reduce a problem $A$ to another problem $B$, then a function exists
that can convert instances of problem $A$ to problem $B$. This
function is called a {\it reduction}. We can used the reduction to
solve $A$ with a solver for $B$, because any instance of $A$ can be
solved by using the reduction to convert it to an instance of $B$.
\medskip
A TM computes a function by starting with the
input to the function on the tape and halting with the output of the
function on the tape. (\cf\ section \ref{sec:trad}). We say that a computable function is a function on
strings such that there is a TM that on input $x$ halts with $f(x)$ on
the tape.
\paragraph{Definition} Language $A$ is {\em mapping reducible} to language $B$, written
$A \leq_m B$, if there is a computable function $f: \Sigma^*
\longrightarrow \Sigma^*$, where for every $w$, $w \in A
\Longleftrightarrow f(w) \in B$. The function $f$ is called the {\em
reduction} of $A$ to $B$.
In other words, a mapping reduction is a relationship between
languages. We say that $A$ {\em mapping reduces} to $B$ (or $A \leq_m
B$) if there is a computable function $f$ such that $\forall x \in A$,
$f(x) \in B$ and $\forall x \notin A$, $f(x) \notin B$ (\ie, $\forall
x, x\in A \Longleftrightarrow f(x) \in B$).
\medskip
The following are some interpretations of the meaning of $A
\leq_m B$: $A$ is easier to figure out than $B$. If we can solve $B$
then we can solve $A$. In other words, $A$ is easier than $B$ because
if we can solve $B$ we can solve $A$ by applying $f$ then determining
if the output is in $B$. $B$ is more useful or more general than $A$.
\paragraph{Examples}
\begin{itemize}
\item $E_{TM} = \{\langle M\rangle ~|~\mathcal{L}(M) = \phi\}$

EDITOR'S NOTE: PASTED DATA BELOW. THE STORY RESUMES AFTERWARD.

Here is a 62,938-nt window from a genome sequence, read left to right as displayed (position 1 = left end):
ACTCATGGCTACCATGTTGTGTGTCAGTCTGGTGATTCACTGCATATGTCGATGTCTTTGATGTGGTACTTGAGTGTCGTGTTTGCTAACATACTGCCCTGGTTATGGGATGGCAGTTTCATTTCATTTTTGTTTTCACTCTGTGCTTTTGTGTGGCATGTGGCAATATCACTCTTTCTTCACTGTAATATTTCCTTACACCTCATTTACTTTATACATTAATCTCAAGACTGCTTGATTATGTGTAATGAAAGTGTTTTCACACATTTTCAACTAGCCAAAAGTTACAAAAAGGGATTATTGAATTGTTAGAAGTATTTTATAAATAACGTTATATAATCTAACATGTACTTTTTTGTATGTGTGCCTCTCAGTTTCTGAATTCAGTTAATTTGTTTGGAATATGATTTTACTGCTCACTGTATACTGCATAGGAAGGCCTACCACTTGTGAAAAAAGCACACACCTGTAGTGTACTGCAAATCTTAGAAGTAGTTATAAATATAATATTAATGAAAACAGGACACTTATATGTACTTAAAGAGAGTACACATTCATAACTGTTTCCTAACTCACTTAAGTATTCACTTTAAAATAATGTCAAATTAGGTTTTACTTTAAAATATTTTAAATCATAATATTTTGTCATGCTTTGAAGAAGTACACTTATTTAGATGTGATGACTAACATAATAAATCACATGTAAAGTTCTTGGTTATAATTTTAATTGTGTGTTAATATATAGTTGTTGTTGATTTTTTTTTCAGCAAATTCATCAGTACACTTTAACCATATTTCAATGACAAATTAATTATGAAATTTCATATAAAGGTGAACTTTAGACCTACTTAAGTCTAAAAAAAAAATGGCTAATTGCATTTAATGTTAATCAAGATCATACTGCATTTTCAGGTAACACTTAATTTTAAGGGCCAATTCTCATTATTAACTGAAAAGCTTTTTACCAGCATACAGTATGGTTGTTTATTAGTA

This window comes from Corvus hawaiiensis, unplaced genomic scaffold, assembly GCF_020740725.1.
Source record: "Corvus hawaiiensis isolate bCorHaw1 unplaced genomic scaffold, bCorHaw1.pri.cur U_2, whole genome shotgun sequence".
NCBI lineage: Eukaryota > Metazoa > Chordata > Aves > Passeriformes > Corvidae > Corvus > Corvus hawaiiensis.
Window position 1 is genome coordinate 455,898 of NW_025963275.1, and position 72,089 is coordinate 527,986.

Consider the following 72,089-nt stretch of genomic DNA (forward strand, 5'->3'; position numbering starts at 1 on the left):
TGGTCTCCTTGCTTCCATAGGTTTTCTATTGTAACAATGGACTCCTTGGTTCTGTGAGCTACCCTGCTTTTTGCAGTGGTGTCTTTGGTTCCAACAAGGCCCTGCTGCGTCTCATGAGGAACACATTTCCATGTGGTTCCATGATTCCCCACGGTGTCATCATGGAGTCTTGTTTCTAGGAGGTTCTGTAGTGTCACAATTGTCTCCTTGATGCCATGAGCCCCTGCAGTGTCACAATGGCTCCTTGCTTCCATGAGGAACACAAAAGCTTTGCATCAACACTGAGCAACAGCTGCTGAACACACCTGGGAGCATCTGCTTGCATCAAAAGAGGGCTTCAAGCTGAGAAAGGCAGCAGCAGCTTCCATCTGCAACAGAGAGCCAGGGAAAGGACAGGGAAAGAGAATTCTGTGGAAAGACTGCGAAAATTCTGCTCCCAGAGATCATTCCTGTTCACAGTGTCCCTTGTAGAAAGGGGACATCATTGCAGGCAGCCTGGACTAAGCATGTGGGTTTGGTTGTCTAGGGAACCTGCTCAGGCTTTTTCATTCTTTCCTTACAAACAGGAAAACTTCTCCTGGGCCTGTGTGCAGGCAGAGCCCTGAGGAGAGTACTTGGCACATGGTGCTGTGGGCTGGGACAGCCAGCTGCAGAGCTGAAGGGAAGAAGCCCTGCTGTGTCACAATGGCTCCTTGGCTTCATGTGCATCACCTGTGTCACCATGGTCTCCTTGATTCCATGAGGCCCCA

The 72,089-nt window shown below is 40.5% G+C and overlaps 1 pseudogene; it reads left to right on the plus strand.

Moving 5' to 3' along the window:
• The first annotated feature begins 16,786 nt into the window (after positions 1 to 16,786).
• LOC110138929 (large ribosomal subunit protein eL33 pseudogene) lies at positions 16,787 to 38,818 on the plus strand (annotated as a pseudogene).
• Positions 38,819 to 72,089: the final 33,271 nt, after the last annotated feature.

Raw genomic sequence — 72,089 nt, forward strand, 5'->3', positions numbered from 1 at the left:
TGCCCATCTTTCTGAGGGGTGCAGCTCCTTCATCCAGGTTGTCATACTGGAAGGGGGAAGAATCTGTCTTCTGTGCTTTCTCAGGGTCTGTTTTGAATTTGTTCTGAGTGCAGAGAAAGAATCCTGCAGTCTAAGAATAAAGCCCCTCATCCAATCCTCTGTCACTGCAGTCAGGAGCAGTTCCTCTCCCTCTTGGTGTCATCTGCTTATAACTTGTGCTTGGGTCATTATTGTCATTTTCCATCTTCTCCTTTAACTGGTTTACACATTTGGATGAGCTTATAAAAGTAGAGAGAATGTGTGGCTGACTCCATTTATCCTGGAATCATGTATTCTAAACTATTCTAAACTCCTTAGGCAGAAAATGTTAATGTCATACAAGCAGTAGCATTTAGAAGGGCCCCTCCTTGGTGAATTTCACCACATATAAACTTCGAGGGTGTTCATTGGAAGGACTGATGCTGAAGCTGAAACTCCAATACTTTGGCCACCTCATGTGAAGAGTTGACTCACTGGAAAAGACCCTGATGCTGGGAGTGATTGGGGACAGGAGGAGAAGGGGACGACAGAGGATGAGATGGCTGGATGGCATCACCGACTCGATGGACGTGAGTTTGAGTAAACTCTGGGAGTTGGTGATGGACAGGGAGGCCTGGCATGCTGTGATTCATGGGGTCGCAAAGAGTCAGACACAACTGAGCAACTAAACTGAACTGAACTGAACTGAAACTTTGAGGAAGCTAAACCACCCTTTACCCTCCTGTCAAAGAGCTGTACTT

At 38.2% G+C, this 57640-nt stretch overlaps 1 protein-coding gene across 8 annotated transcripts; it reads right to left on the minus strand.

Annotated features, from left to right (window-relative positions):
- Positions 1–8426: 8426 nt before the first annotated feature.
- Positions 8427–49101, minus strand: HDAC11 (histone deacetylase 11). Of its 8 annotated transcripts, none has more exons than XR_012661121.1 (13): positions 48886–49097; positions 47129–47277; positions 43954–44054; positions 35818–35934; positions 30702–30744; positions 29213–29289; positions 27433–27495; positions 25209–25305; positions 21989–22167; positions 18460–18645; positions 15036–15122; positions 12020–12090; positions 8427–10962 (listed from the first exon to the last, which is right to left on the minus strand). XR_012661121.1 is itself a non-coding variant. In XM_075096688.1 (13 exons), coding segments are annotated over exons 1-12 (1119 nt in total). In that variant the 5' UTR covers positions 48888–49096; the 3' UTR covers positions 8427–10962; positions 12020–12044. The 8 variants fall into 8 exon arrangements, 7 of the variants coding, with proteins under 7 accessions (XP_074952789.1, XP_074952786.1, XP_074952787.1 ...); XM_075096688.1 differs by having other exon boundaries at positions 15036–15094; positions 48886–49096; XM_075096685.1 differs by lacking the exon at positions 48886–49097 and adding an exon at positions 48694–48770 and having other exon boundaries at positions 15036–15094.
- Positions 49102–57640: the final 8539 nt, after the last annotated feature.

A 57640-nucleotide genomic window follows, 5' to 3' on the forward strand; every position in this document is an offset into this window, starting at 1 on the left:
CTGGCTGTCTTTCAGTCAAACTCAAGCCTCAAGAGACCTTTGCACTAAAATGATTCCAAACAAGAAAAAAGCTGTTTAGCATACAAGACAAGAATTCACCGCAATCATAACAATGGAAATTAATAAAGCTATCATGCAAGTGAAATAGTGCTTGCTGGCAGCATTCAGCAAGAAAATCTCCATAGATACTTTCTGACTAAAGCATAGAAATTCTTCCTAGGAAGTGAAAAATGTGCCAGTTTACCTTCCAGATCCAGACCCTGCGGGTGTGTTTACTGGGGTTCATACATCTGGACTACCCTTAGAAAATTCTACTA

\begin {itemize}
\item $\overline{A_{TM}} \leq_m E_{TM}$ - if you can
decide/recognize $E_{TM}$, you can with $\overline{A_{TM}}$ as well
\item To show this, you must find $f:f(\langle M,w\rangle ) \in E_{TM}
\Longleftrightarrow \langle M,w\rangle \in \overline{A_{TM}}$. This
means that you need to find the function that will mapping reduce
items in $\overline{A_{TM}}$ to $E_{TM}$.
\item $f:\langle M,w\rangle \longrightarrow \langle X_{M,w}\rangle $
where $X_{M,w}$ is such that on input $w'$: Run $M$ on input $w$,
accept if it accepts, reject otherwise.
\item $f$ is computable
\item $\langle M,w\rangle \in \overline{A_{TM}} \Rightarrow f(\langle
M,w\rangle ) \in E_{TM}$ since in this case $\lang(X_{M,w}) =
\emptyset$
\item $\langle M,w\rangle \in \overline{A_{TM}} \Leftarrow f(\langle
M,w\rangle ) \in E_{TM}$, since if $M$ accepts $w$, $\lang(X_{M,w}) =
\Sigma^* \neq \emptyset$.
\end{itemize}
\item $EQ_{TM} = \{\langle M_1,M_2\rangle~|~\mathcal{L}(M_1) =
\mathcal{L}(M_2)\}$
\begin {itemize}
\item Let $Z$ be a Turing machine that always rejects (so,
$\mathcal{L}(Z) = \phi$)